Our Daily Bread

When Jesus was confronted with the question of supplying the needs of the five thousand, and his disciples came to him and suggested that the people should be sent away so that they could go to the villages and get food for themselves, his reply, as recorded in the sixth chapter of Mark's Gospel, was, "Give ye them to eat." This command was given in "a desert place" where, to material sense, supplies were unobtainable; but Jesus knew that, despite such unpromising surroundings, God could and would provide means for meeting the needs of the multitude. We read also that after he was provided with what was, to all appearances, an absurdly inadequate supply of food, "he looked up to heaven, and blessed, and brake the loaves. ... And they did all eat, and were filled."

This instance is typical of Christ Jesus' demonstrations. He blessed—gave thanks—before the demonstration was apparent to mortal eyes. To human sense there did not appear to be much for which to be grateful; yet Jesus gave thanks. This showed his absolute faith that God can meet every need as it arises, and that, however pressing the need or however gloomy the outlook, means will be forthcoming to meet it. He knew that God alone is the source of all supply, that supply does not depend upon material conditions, and that material conditions cannot hinder the demonstration.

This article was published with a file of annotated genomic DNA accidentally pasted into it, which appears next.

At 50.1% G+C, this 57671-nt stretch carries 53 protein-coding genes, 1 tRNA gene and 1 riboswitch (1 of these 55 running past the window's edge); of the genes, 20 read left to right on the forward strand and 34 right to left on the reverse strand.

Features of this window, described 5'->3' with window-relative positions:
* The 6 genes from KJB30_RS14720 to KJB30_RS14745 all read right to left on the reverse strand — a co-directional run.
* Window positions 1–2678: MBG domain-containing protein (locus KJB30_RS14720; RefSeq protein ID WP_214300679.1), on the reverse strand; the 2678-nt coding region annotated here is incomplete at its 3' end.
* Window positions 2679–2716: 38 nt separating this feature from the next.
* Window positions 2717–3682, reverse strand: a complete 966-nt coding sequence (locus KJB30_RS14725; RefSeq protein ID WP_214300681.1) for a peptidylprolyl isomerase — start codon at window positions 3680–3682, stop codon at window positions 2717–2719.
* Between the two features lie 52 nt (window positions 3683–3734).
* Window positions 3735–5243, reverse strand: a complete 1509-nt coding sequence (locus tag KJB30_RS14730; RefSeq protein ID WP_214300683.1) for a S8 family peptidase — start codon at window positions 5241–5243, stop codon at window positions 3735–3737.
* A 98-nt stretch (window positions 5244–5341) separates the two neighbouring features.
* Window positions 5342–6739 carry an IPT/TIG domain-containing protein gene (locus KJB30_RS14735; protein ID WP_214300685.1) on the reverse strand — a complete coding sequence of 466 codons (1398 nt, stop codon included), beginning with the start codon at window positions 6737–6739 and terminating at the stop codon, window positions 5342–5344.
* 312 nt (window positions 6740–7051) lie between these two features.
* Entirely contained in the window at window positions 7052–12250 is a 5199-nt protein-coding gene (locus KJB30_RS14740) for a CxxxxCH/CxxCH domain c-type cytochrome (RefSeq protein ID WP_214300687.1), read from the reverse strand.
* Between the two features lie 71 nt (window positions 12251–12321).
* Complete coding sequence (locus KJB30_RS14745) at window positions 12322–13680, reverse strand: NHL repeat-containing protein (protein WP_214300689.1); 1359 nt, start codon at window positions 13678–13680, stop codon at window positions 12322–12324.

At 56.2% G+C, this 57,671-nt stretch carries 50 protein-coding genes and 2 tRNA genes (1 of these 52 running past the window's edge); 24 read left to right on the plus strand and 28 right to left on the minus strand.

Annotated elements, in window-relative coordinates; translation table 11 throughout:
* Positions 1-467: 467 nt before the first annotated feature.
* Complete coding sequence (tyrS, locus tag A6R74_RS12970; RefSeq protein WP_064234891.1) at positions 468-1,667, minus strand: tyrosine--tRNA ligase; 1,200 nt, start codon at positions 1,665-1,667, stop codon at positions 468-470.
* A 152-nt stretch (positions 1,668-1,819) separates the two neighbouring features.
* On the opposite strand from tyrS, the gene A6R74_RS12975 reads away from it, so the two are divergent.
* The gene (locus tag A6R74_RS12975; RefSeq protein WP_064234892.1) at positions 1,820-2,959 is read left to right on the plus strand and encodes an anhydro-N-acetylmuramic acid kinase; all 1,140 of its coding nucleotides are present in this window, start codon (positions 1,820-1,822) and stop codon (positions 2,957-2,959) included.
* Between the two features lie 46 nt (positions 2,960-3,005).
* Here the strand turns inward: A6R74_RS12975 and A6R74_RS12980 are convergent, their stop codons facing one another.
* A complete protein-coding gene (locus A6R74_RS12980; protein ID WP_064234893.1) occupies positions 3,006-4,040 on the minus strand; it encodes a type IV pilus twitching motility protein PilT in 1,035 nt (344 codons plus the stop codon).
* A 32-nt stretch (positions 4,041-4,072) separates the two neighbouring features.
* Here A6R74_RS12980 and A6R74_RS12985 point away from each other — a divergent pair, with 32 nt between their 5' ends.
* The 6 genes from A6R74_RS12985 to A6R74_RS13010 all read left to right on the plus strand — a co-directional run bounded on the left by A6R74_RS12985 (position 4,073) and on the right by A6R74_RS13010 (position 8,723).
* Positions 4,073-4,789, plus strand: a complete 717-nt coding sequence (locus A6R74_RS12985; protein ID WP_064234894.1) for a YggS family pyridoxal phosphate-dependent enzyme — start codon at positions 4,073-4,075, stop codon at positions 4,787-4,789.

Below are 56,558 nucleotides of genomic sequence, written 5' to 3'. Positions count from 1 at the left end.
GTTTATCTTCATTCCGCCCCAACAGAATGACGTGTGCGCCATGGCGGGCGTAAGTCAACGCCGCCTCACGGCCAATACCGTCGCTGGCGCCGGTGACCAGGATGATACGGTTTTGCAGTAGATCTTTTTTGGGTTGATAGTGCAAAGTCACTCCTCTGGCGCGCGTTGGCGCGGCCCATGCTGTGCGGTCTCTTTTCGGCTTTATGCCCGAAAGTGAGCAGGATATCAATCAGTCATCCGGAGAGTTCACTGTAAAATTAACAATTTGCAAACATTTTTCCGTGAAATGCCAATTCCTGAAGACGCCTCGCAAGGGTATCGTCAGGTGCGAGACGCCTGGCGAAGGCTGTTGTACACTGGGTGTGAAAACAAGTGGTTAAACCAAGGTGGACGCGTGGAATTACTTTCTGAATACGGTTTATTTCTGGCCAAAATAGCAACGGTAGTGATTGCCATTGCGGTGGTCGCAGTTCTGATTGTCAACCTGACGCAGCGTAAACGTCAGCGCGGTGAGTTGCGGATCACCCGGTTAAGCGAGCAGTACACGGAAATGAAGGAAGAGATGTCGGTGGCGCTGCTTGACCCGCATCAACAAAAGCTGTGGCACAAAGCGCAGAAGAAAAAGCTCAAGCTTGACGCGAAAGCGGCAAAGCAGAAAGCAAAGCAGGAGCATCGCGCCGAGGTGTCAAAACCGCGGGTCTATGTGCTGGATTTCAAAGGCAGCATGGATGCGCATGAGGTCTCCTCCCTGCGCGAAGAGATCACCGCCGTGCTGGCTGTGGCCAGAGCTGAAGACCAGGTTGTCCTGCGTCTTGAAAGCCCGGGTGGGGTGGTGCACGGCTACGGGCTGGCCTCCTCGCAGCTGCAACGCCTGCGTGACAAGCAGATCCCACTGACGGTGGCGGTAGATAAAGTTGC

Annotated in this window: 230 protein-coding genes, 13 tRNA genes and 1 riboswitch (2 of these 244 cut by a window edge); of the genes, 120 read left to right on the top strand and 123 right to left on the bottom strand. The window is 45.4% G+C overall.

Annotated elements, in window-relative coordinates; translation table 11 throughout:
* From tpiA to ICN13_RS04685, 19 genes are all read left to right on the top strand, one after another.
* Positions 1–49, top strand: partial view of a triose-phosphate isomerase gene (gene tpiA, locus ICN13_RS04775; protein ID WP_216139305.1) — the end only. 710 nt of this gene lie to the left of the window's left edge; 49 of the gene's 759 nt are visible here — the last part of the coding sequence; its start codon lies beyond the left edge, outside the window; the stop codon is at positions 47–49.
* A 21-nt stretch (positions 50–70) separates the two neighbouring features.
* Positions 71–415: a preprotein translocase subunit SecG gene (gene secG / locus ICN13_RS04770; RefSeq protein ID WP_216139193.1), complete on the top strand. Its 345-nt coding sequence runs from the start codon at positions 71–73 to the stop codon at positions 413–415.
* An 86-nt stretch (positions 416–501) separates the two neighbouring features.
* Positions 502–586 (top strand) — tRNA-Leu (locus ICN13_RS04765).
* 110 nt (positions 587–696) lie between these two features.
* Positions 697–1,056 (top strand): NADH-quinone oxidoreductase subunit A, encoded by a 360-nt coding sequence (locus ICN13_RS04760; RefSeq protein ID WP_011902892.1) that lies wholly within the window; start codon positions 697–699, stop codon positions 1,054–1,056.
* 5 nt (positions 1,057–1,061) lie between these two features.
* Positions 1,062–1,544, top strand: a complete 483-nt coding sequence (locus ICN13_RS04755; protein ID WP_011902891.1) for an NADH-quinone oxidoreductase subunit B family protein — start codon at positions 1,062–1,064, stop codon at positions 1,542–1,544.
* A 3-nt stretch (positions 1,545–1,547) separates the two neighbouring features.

On page 33 of the Christian Science textbook, "Science and Health with Key to the Scriptures," our Leader, Mrs. Eddy, says, referring to Jesus' last supper with his disciples: "Their bread indeed came down from heaven. It was the great truth of spiritual being, healing the sick and casting out error." And later on in the same paragraph she says, "They had borne this bread from house to house, breaking (explaining) it to others, and now it comforted themselves."

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April 20, 1929

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